Most of my work phone calls are unknown number and lately I kept getting a phone call from a private number every half hour or so and it only ring once then hang up. I want to block that private number but not the unknown, I tried couple of apps but it doesn't allow me to just block private number. I have to block unknown, private etc..
The one thing I miss from black berry is I could make my # private, I use my phone for business and take calls for after hours issues, there are times where I dont want people to have the #, I cant figure out how to do this on my Incred, is there an App
Is there away to automatically block private numbers? I get stupid robot calls, leaving blank voice mall things, Dickheads calling me ect, if you don't have a number I don't Wanna talk to you. How can I stop this? I have a rooted HTC One.
i have tried nearly ever single application on the market that claims to block private numbers but it none of them work for me... Idk if its because of the Sprint service or the applications just dont work. I know GBlocker blocks the calls. But it dont block the texts, or prevent it from going to voicemail. Nor does it block private calls. There was this other one I had that blocked calls too but same thing with GBlocker. What i dont understand is that if you choose the option "BLOCK ALL CALLS" it will then block private calls. But the option to just block the private calls fails to work. Is there anything out there that actually works? I have considered buying extreme blocker for $5 but whats the point if it might not work? When blocked numbers call, i dont want their voicemails. Nor do I wanna know their calling.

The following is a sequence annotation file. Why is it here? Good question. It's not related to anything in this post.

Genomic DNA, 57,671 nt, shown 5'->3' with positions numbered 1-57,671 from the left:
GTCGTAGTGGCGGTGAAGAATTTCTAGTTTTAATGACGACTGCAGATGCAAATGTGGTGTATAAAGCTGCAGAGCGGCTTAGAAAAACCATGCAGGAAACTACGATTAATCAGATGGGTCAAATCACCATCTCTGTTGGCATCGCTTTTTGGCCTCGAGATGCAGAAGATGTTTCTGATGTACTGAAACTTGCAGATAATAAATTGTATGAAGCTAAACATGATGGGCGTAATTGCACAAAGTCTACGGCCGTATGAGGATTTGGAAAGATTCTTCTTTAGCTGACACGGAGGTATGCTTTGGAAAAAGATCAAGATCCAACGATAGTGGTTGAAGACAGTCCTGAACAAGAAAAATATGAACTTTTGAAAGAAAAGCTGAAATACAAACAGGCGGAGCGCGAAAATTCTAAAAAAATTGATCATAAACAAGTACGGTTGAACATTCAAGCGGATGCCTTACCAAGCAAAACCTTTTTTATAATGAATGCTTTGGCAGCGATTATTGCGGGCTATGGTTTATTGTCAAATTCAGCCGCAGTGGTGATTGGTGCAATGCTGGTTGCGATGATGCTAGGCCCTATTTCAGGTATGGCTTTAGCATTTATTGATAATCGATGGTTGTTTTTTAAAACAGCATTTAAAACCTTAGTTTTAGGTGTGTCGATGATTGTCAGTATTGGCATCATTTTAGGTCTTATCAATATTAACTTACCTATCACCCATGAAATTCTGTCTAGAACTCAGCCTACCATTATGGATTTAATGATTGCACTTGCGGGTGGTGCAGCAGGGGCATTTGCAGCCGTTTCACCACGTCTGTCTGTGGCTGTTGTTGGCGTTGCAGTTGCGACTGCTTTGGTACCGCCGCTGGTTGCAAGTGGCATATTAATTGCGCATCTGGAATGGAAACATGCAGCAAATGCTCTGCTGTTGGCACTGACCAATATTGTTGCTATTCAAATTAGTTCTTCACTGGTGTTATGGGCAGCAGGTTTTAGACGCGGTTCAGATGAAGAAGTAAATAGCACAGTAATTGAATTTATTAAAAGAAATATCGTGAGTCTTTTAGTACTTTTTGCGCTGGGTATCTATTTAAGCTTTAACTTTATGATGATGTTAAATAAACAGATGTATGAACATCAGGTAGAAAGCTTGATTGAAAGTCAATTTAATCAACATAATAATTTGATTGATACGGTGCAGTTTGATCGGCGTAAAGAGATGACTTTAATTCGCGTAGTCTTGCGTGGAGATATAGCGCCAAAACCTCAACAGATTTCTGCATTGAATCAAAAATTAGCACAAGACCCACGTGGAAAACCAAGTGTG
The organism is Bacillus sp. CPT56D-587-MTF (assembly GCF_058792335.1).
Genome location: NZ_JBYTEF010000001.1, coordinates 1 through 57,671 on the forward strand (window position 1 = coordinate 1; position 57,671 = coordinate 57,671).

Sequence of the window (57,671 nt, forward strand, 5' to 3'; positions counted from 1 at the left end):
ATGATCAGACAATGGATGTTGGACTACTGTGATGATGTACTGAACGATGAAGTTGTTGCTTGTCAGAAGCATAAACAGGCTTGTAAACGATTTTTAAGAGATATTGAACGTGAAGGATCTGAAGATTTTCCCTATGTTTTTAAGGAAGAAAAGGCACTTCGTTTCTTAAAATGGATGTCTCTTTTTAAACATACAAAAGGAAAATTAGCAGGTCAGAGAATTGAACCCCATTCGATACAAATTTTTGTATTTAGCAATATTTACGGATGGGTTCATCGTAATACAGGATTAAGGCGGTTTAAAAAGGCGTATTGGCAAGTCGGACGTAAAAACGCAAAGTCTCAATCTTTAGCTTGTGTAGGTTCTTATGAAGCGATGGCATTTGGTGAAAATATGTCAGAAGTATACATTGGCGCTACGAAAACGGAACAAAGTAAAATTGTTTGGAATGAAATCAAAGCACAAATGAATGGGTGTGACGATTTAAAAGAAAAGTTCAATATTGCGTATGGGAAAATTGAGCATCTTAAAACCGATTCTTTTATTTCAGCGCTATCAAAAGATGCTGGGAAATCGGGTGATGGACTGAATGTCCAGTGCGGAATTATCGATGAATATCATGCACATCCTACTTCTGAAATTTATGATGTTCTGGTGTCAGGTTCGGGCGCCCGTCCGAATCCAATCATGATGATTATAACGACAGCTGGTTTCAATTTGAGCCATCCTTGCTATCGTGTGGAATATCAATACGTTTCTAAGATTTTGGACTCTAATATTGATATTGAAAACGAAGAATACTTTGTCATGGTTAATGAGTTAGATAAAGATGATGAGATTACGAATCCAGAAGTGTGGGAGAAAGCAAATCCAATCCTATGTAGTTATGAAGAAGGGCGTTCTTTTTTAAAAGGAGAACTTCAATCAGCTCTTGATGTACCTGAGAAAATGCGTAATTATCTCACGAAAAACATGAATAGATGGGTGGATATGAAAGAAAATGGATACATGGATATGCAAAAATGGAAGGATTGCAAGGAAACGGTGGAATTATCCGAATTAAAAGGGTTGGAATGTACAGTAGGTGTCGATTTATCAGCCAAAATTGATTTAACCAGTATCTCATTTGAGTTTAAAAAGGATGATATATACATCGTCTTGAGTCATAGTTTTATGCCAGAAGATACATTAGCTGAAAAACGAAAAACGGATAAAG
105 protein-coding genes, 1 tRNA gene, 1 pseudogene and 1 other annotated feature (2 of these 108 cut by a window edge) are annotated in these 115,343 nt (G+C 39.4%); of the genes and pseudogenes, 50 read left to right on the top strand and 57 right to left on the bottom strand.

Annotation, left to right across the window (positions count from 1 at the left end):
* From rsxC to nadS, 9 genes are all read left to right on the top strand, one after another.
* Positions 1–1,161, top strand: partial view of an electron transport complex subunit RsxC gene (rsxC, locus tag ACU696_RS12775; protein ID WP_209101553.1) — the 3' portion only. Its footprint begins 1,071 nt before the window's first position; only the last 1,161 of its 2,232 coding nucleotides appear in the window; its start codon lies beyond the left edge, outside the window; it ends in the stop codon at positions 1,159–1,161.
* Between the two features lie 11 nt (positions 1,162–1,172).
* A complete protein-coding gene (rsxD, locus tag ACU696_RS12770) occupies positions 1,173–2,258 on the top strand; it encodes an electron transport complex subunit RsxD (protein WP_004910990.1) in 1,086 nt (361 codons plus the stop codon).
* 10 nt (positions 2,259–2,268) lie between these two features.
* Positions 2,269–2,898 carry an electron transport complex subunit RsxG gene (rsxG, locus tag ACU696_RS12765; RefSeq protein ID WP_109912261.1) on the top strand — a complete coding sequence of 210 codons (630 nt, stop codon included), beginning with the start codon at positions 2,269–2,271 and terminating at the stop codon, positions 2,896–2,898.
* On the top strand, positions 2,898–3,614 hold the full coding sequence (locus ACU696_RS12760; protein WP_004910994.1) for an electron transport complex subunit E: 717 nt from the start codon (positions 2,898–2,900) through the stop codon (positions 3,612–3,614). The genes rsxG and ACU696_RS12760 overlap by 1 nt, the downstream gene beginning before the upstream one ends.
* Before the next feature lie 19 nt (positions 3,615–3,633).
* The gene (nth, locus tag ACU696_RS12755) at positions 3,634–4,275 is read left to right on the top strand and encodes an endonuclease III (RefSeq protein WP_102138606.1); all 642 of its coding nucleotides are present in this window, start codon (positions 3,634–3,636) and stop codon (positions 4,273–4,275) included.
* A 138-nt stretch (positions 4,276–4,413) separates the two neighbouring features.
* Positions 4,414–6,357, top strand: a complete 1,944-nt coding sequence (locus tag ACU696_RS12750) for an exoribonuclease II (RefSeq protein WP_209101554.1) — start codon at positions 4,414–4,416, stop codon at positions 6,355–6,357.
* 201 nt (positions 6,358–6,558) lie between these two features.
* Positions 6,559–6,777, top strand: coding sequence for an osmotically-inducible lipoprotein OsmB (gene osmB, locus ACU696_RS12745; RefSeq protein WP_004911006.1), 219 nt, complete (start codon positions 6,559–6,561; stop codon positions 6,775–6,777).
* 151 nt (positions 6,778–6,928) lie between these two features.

Is anyone else receiving phone calls from Home Secure 207-512-2295? This effing phone number calls me about every single day, its an automated recording. After the first time i made the mistake of answering my phone it has been non stop. Is there a feature on the evo to where i can block a number? If so, how do i get to it.
I somehow (knowingly or unknowingly) touched & dialled a number from an adult content app and then hung up. Since that day, I keep getting text msgs from different numbers, with lewd text & asking me to call a number (constant across all these sms-es). I block the number using MyVerizon number blocking service; but in 2-3 days I get similar text, asking me to call the same number, from a different number. I keep on blocking this new number (from where the text came) and they keep on sending same text from a different number. This keep on increasing my text bill.
If I reply to one of those texts saying "STOP", as the verizon customer care rep suggested, wouldn't that flag my number as LIVE and they'll start sending me more texts?How about using sms blocker apps? Again, question there is - do the sms blocker apps just delete spam msgs upon receiving and will I still incur the sms cost in my bill?
I just got the Samsung Galaxy S Captivate. Seems like a nice phone. Every phone I've had in the past (Nokia, Sony, etc...) has always allowed me to hide my number so that the call display on the receiver's phone shows my call as 'private'. This is useful for when you don't want certain people to have your number when you call. Is there a way to do this on the Galaxy S? I couldn't seem to find any setting how.